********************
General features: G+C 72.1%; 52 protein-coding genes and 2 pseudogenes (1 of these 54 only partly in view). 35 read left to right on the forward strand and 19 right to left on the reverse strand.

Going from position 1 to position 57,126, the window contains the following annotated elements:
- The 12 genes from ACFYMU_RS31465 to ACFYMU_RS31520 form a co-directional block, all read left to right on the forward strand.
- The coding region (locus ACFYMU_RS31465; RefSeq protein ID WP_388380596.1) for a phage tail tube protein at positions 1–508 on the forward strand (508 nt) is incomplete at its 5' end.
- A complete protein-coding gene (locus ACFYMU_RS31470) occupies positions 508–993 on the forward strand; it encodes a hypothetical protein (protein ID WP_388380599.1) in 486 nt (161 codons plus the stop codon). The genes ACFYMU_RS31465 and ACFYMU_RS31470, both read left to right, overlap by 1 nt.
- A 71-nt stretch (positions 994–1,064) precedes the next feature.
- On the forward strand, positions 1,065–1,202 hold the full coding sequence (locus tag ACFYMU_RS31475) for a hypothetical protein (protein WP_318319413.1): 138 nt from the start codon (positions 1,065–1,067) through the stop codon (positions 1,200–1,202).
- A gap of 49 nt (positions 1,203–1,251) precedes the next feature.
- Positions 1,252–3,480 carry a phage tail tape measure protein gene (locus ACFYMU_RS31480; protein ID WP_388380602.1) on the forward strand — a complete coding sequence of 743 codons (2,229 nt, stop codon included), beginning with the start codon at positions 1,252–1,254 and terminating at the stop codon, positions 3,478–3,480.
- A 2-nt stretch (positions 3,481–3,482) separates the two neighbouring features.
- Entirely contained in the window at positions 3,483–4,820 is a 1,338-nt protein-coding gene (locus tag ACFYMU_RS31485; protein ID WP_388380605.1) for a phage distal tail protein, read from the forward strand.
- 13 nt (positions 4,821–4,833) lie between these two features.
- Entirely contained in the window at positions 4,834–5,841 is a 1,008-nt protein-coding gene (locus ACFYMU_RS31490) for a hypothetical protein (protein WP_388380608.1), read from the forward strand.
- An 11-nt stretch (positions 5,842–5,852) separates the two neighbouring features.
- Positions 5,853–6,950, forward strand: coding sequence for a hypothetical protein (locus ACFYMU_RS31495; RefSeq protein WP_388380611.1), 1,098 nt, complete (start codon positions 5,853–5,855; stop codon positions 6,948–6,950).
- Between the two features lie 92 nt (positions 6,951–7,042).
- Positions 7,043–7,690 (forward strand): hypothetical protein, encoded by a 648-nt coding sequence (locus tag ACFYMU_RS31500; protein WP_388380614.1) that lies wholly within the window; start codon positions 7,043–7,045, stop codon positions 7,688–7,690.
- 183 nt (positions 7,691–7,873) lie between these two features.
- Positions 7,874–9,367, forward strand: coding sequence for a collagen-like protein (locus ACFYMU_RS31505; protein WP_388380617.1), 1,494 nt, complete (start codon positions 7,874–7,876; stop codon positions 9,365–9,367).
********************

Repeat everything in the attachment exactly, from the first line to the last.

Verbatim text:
General features: G+C 72.1%; 52 protein-coding genes and 2 pseudogenes (1 of these 54 only partly in view). 35 read left to right on the forward strand and 19 right to left on the reverse strand.

Going from position 1 to position 57,126, the window contains the following annotated elements:
- The 12 genes from ACFYMU_RS31465 to ACFYMU_RS31520 form a co-directional block, all read left to right on the forward strand.
- The coding region (locus ACFYMU_RS31465; RefSeq protein ID WP_388380596.1) for a phage tail tube protein at positions 1–508 on the forward strand (508 nt) is incomplete at its 5' end.
- A complete protein-coding gene (locus ACFYMU_RS31470) occupies positions 508–993 on the forward strand; it encodes a hypothetical protein (protein ID WP_388380599.1) in 486 nt (161 codons plus the stop codon). The genes ACFYMU_RS31465 and ACFYMU_RS31470, both read left to right, overlap by 1 nt.
- A 71-nt stretch (positions 994–1,064) precedes the next feature.
- On the forward strand, positions 1,065–1,202 hold the full coding sequence (locus tag ACFYMU_RS31475) for a hypothetical protein (protein WP_318319413.1): 138 nt from the start codon (positions 1,065–1,067) through the stop codon (positions 1,200–1,202).
- A gap of 49 nt (positions 1,203–1,251) precedes the next feature.
- Positions 1,252–3,480 carry a phage tail tape measure protein gene (locus ACFYMU_RS31480; protein ID WP_388380602.1) on the forward strand — a complete coding sequence of 743 codons (2,229 nt, stop codon included), beginning with the start codon at positions 1,252–1,254 and terminating at the stop codon, positions 3,478–3,480.
- A 2-nt stretch (positions 3,481–3,482) separates the two neighbouring features.
- Entirely contained in the window at positions 3,483–4,820 is a 1,338-nt protein-coding gene (locus tag ACFYMU_RS31485; protein ID WP_388380605.1) for a phage distal tail protein, read from the forward strand.
- 13 nt (positions 4,821–4,833) lie between these two features.
- Entirely contained in the window at positions 4,834–5,841 is a 1,008-nt protein-coding gene (locus ACFYMU_RS31490) for a hypothetical protein (protein WP_388380608.1), read from the forward strand.
- An 11-nt stretch (positions 5,842–5,852) separates the two neighbouring features.
- Positions 5,853–6,950, forward strand: coding sequence for a hypothetical protein (locus ACFYMU_RS31495; RefSeq protein WP_388380611.1), 1,098 nt, complete (start codon positions 5,853–5,855; stop codon positions 6,948–6,950).
- Between the two features lie 92 nt (positions 6,951–7,042).
- Positions 7,043–7,690 (forward strand): hypothetical protein, encoded by a 648-nt coding sequence (locus tag ACFYMU_RS31500; protein WP_388380614.1) that lies wholly within the window; start codon positions 7,043–7,045, stop codon positions 7,688–7,690.
- 183 nt (positions 7,691–7,873) lie between these two features.
- Positions 7,874–9,367, forward strand: coding sequence for a collagen-like protein (locus ACFYMU_RS31505; protein WP_388380617.1), 1,494 nt, complete (start codon positions 7,874–7,876; stop codon positions 9,365–9,367).